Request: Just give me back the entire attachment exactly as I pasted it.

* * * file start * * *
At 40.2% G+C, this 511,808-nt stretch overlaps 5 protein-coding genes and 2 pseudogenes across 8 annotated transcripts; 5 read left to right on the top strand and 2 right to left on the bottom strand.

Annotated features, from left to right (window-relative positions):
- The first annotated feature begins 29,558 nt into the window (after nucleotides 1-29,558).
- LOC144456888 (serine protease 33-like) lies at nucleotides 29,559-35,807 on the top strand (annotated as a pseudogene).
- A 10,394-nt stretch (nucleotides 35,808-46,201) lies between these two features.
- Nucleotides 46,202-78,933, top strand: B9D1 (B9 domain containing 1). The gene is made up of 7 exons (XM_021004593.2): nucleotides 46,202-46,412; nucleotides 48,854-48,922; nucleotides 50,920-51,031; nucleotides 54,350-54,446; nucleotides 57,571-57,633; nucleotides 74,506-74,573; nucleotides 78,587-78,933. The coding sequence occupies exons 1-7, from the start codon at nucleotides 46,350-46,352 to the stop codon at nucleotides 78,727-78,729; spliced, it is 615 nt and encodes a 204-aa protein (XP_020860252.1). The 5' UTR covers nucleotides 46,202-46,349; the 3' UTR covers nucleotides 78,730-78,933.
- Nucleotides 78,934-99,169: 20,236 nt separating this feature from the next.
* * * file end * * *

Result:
At 40.2% G+C, this 511,808-nt stretch overlaps 5 protein-coding genes and 2 pseudogenes across 8 annotated transcripts; 5 read left to right on the top strand and 2 right to left on the bottom strand.

Annotated features, from left to right (window-relative positions):
- The first annotated feature begins 29,558 nt into the window (after nucleotides 1-29,558).
- LOC144456888 (serine protease 33-like) lies at nucleotides 29,559-35,807 on the top strand (annotated as a pseudogene).
- A 10,394-nt stretch (nucleotides 35,808-46,201) lies between these two features.
- Nucleotides 46,202-78,933, top strand: B9D1 (B9 domain containing 1). The gene is made up of 7 exons (XM_021004593.2): nucleotides 46,202-46,412; nucleotides 48,854-48,922; nucleotides 50,920-51,031; nucleotides 54,350-54,446; nucleotides 57,571-57,633; nucleotides 74,506-74,573; nucleotides 78,587-78,933. The coding sequence occupies exons 1-7, from the start codon at nucleotides 46,350-46,352 to the stop codon at nucleotides 78,727-78,729; spliced, it is 615 nt and encodes a 204-aa protein (XP_020860252.1). The 5' UTR covers nucleotides 46,202-46,349; the 3' UTR covers nucleotides 78,730-78,933.
- Nucleotides 78,934-99,169: 20,236 nt separating this feature from the next.